There’s an advantage in not understanding a word people say. My students for the weekend, all Japanese psychologists, after a good amount of preparation the day before, were getting ready to show me what it’s like for them when they work with their patients. The therapists who would be in the role of the patients had learned a lot about who they were and how they were to behave. One of the therapists works in jails with prisoners. Another goes to homes where depressed teenagers will not come out of their rooms. Another assists in a community center for poor, mentally vulnerable people who can’t find a place in the world. Another for victims devastated by domestic violence and sexual abuse.
I’m not going to know a word you are saying, I tell them. I don’t want to know. I can be of more help to you if I don’t. My job is to track what’s going on somatically, in a silent realm between body and being.
And so it begins….
Yoshie is sitting across from a patient who’s angry, and taking it out on her. I’m standing far away, as I often do, off to the side, in my students blind spot. At some point Yoshie’s torso collapses on the right side, the bottom of her ribs dropping down closer to the top of her pelvis. Her head has shifted over to the right too. She looks concerned. After about thirty seconds, Yoshie shifts her ribs diagonally up and over to the left, this time lifting them up away from the pelvis. She’s over straightening and pulling her neck back, and lowering her chin, appearing wary, perhaps skeptical.
This dropping down to the right, then shifting and pulling up to the left repeats itself several times. Suddenly I see it, a boxer dodging punches, ducking down to the right, pulling back to the left. Yoshie’s doing her best to avoid being hit.
Still in Yoshie’s blind spot I silently walk over, quickly but gently placing one hand over her hands and the other on top of her head as I quietly tell Yoshie to stay there for a minute. (If I don’t place my hands there before I ask a person to stop, invariably they immediately try to correct themselves.) Yoshie’s now frozen, sculpture like, ducking down to the right. Yoshie, this is where you spend a couple hours every day. Now where do you go when your body gets tired of being here? Without any hesitation she pulls up and over to the left. And here is where you spend another couple hours a day. She slowly nods her head. She’s getting it. Yoshie, why do you think you do that? I’ve no idea she says, but I can feel that I do this a lot.
Would you like to know what it looks like to me? Hai, she says. It looks like you’re a boxer dodging punches. I show her her movements with my arms up like a boxer. Then I show her the same movements again with my arms down. Yoshie covers her mouth with her hand, as most Japanese women do, and lets out a big laugh of recognition. She looks, at once, ashamed, amused and relieved. Okay Yoshie-san, would you like to try something different? Hai, she says. Let’s sit smack in front of this patient. I get her hips back in the chair, get the chair to give her some back support, and bring her into her full stature. She looks about twice the size. Now, see what happens if you decide to look easily but squarely into your patients eyes, and no matter what your patient throws at you, you will remain in front of her, resting inside of this soft, powerful, fullness. Have you decided? Have you made a commitment to yourself? I wait until I can see she has. Looking at the patient I say, okay, let her have it. Everyone is waiting for the patient to explode. Nothing. We continue to wait. Nothing. What’s the matter I ask the patient? I can’t yell at her. She’s right in front of me and I can’t yell at her. She’s a person. I just can’t do it.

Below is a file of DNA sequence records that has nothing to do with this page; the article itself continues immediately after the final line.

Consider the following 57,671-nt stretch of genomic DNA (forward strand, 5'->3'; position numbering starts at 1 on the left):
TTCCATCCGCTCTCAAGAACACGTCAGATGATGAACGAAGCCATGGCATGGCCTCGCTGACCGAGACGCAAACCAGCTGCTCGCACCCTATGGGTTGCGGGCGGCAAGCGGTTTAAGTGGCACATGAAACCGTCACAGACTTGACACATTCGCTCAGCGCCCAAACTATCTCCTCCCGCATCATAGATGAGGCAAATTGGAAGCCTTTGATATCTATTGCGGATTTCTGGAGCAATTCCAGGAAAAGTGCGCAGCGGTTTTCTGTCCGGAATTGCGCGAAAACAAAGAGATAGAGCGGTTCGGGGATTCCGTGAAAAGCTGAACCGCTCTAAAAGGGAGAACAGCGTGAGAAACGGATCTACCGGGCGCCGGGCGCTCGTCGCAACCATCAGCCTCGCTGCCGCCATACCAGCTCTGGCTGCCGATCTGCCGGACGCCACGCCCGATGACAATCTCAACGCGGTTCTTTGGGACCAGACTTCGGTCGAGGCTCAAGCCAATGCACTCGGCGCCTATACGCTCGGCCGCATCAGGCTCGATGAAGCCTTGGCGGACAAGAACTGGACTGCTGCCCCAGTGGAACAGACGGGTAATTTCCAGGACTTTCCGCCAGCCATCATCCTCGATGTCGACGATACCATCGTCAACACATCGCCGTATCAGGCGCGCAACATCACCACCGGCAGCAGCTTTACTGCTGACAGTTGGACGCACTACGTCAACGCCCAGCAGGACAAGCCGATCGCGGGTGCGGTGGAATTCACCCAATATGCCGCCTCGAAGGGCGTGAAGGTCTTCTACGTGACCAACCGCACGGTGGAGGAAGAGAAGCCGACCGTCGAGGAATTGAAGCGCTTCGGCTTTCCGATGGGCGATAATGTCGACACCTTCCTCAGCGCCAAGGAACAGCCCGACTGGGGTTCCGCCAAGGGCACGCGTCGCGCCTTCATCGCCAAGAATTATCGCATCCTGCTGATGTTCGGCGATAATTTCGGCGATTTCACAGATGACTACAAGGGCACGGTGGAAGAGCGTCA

The Bead Maker
Kyoko’s working at a community center for poor, mentally troubled people. She walks over to a table where a couple patients are making necklaces. The patient on the right, frustrated, slightly hysterical, asks Kyoko to help her string a tiny bead. Keiko bends way over, rounding her back like a question mark, pulls the string and the bead very close to her eyes, looks over the tops of her glasses, her head just inches away from the patients head, and begins stringing the bead. Kyoko’s totally into what she’s doing, so she doesn’t notice me next to her. Softly, I place one had on the top of her head, the other on her upper back and quietly ask her to just be there for a moment. This is what you do, I say without judgment. Just sense it and take it in. How about we go about this another way? What do you think? I get a nod, Hai. Consent.
Pull up a chair. Sit down. Make yourself comfortable. She rounds over in the chair much the same way as she does when she is standing up. At the same moment, both patients start asking her for help. I can see her panicking and feeling like she’s got to work quickly. Keiko, you’re doing well. Let’s take a little break. Follow my hands. I give a slight impulse around her neck and her spine uncurls. With my hands, I invite her shoulders to open apart, and I ask her just to look at her patients from where she is now. I’m so far away, she says. Well, yes and no, I say. You are sitting at the table with them. You’re on the same level with them. They’re right here. Let’s continue. They both start to talk. Keiko turns to the patient on her left and calmly listens, and looks at the problem. I’m not rushing, Keiko says. When there’s space, there’s time. It just works that way, I say. Let’s continue. The patient on the right is supposed to continually interrupt, but instead she’s just sitting there waiting. I know I am suppose to give her a hard time, but I can’t do it. I just don’t want to do it.